[...] Let us step back and consider another interesting analogy that can be established between the double Möbius strip, its principle of unity through perpetual duality, and the DNA (discovered by Watson, Crick and Wilkins): the model of the double helix is composed of two serpent-like intertwining spirals, representing a biological reflection of the archetypal idea of time as a spiral, creating a reunion of the linear and the cyclical aspects of time as a perpetual flow [...]
[...] One way in which DNA -- which, as everyone knows, takes the form of a double-helix (which looks like a twisted ladder) -- can replicate is by splitting the double helix up the middle into two pieces. Cut the rungs of the 'ladder', and the posts fall apart. But if the DNA is in the form of a closed circle, something interesting happens. When it is split down the middle, it will fall -- unlike our BILATERAL ribbon did --into TWO separate closed circular ribbons. You can see how that works by making a bilateral ribbon (with one "full" twist of 360 degrees). If you cut it up the middle, the two bilateral pieces it falls into will be linked like the two links of a paper chain -- with one "cross over." Furthermore, as the number of full twists in the bilateral ribbon that you start with increases, the more times the two resulting ribbons will cross over each other. When you split a bilateral ribbon with 7 full twists, you get 7 "crossovers" in the two offspring ribbons -- which will look like the figure above [...]
These interesting characteristics do not only indicate the non-Euclidean nature of the double Möbius strip, thus making it an ideal polygon for formal and conceptual research in post-Cartesian architecture, they also refer to a possibility of reversing and even uniting archetypal binary notions of surface/volume, space/time, inside/outside, matter/media etc. Let us step back and consider another interesting analogy that can be established between the double Möbius strip, its principle of unity through perpetual duality, and the DNA (discovered by Watson, Crick and Wilkins): the model of the double helix is composed of two serpent-like intertwining spirals
Your mentioning of the binary notion and DNA reminded me of a very interesting discovery I read about some time ago:Calculating that 0 + 0 = 0, 1 + 0 = 1, and 0 + 1 = 1 is normally no big deal. When the calculations are done in the lab using DNA molecules, however, these elementary manipulations look considerably more interesting. Researchers at the Mount Sinai School of Medicine in New York City reported some years back that they have developed an algorithm that permits the use of single-stranded DNA reactions to add binary numbers. More impressively, they had the experimental evidence to back their scheme. Since 1994, when computer scientist Leonard M. Adleman of the University of Southern California first demonstrated the feasibility of a molecular approach to solving mathematical problems, researchers focused on finding ways to link mathematics and biochemistry to perform different kinds of computations. Their long-term hope is that DNA-based computers will eventually prove superior in speed, memory capacity, and energy efficiency over electronic computers for solving certain kinds of problems. Most research efforts have tried to take advantage of the enormous number of DNA molecules that can be packed into a small volume. Adleman, for example, solved a combinatorial problem by generating all the possible combinations as different strands of DNA, then searching for, isolating, and identifying the one strand representing the correct solution. In contrast, Mount Sinai's Frank Guarnieri and Carter Bancroft have concentrated on developing a DNA-based addition algorithm, which demands only that the correct output be produced in response to specific inputs. Consequently, the addition operation requires a quite different model for the use of DNA in computing than that used previously for search procedures. A single strand of DNA consists of a chain of simpler molecules called bases, which protrude from a sugar-phosphate backbone. The four varieties of bases are known as adenine (A), thymine (T), guanine (G), and cytosine (C). Any strand of DNA will adhere tightly to its complementary strand, in which T substitutes for A, G for C, and vice versa. For example, a single-stranded DNA segment consisting of the base sequence TAGCC will stick to a section of another strand made up of the complementary sequence ATCGG. The links between pairs of bases are responsible for binding together two strands to form the characteristic double helix of a DNA molecule.The researchers first assigned 3-base units to letters of the alphabet, numerals, and punctuation marks. Adding binary numbers, represented as strings of 1s and 0s, requires keeping track of the position of each digit and of any "carries" that come up when 1 is added to 1 to give the result 10. For example, adding 11 to 01 means starting with the digits farthest to the right of each number: 1 + 1 = 10, so 0 goes in the first place from the right, and 1 is carried over to the next column. When the carried digit is added to the two digits in the second position from the right (1 + 1 + 0), the result is 10, with 0 in the second position from the right and 1 in the third position to give the final answer 100. 1 1+ 0 1-------1 0 0Converting this procedure into manipulations of DNA molecules demands the use of DNA sequences that not only represent strings of 0s and 1s but also allow for carries and the extension of DNA strands to represent the answers. In their DNA addition algorithm, Guarnieri and Bancroft use special sequences that encode the number in a given position (0 or 1) and its position from the right. For example, the first digit in the first position is given by two DNA strands, each consisting of a short sequence representing a "position transfer operator" (which carries information to the adjacent position), a short sequence representing the value of the digit (0 or 1), and a short sequence representing a "position operator." In their Science paper, Guarnieri, Bancroft, and Makiko Fliss supply DNA representations of all possible two-digit binary integers (00, 01, 10, 11), which can then be added in pairs. Adding such a pair involves four steps, in which the appropriate complementary sequences link up and strands are successively extended to make new, longer strands, finally yielding the correct output. The researchers term this set of steps a horizontal chain reaction. Input DNA sequences serve as successive templates for constructing an extended result strand. Like a tape recording, the final strand encodes the outcomes of successive operations, yielding the digits of the answer in the correct order. The growing strand is also an active participant in the addition algorithm because the output strand for each operation (reaction) serves as the operator (primer) for the succeeding operation. Thus, the resulting DNA strand serves both as an operator that transfers information during the addition algorithm and as a tape that records the outcome of the algorithm. What they've done with the horizontal chain reaction is to start getting DNA molecules to communicate with each other. To test their algorithm in the lab, the team combined in a test tube the DNA strands representing the two numbers to be added, along with the chemicals needed for the strand extension reactions. In this way, they successfully determined the sums 0 + 0, 0 + 1, 1 + 0, and 1 + 1 in the form of DNA strands of the appropriate molecular size. The necessary biochemical procedures took about 1 or 2 days of lab work for each calculation.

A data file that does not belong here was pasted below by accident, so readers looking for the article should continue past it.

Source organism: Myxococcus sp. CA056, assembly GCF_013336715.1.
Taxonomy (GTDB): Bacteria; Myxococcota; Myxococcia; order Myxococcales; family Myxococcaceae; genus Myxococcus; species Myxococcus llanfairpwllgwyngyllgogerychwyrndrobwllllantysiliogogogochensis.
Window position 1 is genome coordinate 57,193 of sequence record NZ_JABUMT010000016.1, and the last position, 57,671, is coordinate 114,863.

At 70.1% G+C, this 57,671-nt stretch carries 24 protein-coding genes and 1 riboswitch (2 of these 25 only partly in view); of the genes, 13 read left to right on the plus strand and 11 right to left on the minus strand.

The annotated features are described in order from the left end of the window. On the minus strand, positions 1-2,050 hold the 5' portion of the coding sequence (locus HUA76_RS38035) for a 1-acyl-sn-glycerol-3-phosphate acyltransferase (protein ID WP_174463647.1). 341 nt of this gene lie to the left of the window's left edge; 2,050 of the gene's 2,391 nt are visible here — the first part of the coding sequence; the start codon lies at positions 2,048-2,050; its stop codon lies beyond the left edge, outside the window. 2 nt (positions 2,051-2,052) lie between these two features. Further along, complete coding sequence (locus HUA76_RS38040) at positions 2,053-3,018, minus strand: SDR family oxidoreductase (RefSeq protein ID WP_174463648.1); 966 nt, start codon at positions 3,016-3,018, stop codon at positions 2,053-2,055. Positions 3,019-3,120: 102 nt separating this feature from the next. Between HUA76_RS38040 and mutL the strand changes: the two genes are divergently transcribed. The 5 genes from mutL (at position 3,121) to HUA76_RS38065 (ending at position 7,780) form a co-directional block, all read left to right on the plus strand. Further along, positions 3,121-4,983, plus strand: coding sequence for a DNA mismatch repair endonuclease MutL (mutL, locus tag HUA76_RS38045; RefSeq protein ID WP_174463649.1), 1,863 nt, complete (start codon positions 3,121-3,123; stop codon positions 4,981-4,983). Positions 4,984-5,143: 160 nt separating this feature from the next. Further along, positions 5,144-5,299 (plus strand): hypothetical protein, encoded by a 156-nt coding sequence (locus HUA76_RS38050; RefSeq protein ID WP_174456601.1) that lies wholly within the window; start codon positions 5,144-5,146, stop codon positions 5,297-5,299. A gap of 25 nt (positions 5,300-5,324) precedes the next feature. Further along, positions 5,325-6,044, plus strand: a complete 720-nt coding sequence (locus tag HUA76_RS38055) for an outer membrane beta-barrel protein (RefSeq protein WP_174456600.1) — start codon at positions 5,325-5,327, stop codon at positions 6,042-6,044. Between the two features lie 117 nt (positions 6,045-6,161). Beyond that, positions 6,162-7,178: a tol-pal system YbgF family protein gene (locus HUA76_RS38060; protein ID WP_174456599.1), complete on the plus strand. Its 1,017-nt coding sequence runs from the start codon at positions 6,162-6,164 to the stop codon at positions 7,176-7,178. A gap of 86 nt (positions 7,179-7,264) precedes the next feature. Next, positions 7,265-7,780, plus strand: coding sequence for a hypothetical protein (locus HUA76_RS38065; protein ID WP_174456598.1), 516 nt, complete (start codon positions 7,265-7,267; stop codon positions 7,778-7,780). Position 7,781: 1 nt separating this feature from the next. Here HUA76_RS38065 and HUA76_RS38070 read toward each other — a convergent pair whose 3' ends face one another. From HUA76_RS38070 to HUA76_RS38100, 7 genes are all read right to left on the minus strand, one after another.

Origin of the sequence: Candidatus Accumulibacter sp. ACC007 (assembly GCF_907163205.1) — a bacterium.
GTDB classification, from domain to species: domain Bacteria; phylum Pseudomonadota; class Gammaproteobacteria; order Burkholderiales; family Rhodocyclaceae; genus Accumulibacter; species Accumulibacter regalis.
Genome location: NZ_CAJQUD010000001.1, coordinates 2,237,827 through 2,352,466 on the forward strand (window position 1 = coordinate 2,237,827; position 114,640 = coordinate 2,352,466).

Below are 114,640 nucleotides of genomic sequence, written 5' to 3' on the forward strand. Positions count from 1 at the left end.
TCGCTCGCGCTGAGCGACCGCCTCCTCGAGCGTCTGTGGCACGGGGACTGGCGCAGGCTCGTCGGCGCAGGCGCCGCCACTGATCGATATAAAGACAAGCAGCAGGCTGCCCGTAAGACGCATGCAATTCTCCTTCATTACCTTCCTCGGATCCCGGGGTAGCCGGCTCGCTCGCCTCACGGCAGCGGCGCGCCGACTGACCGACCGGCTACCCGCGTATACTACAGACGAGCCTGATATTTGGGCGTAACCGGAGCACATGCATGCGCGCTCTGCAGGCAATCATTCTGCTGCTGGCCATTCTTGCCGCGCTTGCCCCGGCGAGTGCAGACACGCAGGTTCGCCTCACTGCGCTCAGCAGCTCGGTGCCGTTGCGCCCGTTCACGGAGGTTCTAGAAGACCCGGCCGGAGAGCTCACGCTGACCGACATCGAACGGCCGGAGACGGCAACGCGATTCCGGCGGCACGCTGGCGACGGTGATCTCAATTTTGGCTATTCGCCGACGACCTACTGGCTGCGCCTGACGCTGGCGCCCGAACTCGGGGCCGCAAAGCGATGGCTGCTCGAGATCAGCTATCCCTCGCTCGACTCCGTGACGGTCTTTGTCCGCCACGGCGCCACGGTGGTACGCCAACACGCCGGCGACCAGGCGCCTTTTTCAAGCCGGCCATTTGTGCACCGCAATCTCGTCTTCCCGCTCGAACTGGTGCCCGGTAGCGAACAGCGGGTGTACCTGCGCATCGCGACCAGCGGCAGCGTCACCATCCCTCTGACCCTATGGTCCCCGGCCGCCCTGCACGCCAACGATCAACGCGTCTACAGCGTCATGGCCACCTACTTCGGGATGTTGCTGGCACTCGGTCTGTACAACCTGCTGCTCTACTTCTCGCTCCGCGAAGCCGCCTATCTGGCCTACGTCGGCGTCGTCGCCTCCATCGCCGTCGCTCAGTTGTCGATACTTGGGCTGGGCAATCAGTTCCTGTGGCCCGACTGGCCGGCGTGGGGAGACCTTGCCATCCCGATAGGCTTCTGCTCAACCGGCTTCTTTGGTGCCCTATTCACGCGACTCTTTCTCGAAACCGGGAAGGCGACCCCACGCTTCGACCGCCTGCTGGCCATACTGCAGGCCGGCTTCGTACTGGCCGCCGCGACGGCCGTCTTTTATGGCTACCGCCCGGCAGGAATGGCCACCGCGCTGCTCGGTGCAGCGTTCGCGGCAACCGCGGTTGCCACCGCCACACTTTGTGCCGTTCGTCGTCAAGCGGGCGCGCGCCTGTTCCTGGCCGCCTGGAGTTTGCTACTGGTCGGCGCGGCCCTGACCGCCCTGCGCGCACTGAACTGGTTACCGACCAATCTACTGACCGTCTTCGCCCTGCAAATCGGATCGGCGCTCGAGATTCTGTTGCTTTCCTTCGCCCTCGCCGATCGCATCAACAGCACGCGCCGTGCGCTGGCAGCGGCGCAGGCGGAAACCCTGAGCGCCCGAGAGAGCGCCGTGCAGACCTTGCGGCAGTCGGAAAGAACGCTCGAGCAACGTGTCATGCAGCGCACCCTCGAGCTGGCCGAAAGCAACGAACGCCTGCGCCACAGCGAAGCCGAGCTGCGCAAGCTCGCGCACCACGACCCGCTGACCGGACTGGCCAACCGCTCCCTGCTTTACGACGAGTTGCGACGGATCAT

I read that the blueprint stored in DNA, an organism's genome, is, in effect, the program that describes how an organism builds itself and functions throughout its life. This information is subdivided into many discrete packages of instructions (genes). Each gene is typically associated with a particular function or trait (such as the instructions for producing the hemoglobin molecule used by red blood cells). An organism's DNA program is not read in its entirety from start to finish, but is broken down into many smaller units, each of which can be accessed as needed. An igene, like a gene, is a set of computer instructions that can be incorporated into other, more complex programs. Just as the gene for hemoglobin doesn't describe how to build an entire blood cell, an igene that describes how to calculate the sine of a number is a component that deals with a small part of a larger task. This modular approach for packaging instructions allows us to create symbols that are shorthand for an otherwise complicated set of instructions, and to combine these symbols to describe complex processes in shorthand form. The key difference between an igene and a gene is the igene contains computation instructions whereas a gene describes how to build a protein that is used by an organism. When an alien civilization first encounters our hypothetical radio message (or we detect a similar message ourselves), all they will see is an apparently endless stream of binary numbers. At first, the message will appear to be hopelessly jumbled and devoid of meaning. If it is not formatted so that it contains clues about its structure, the party on the receiving end may never figure out how it is organized, and will never be able to get beyond receiving the signal. The first step on the path to comprehension is to figure out how the series of numbers is organized into the equivalent of words, groups of words, groups of groups of words, and so on. A good metaphor to use is the general format of the information encoded in DNA. Learning the format of DNA is not the same thing as learning the meaning of the instructions encoded in DNA. The first step is to figure out how the information encoded in a genome is broken down into smaller subunits of information. Knowing how genetic information is organized doesn't mean that we understand what every gene does, but merely that we know how to parse this data into the equivalent of words and sentences.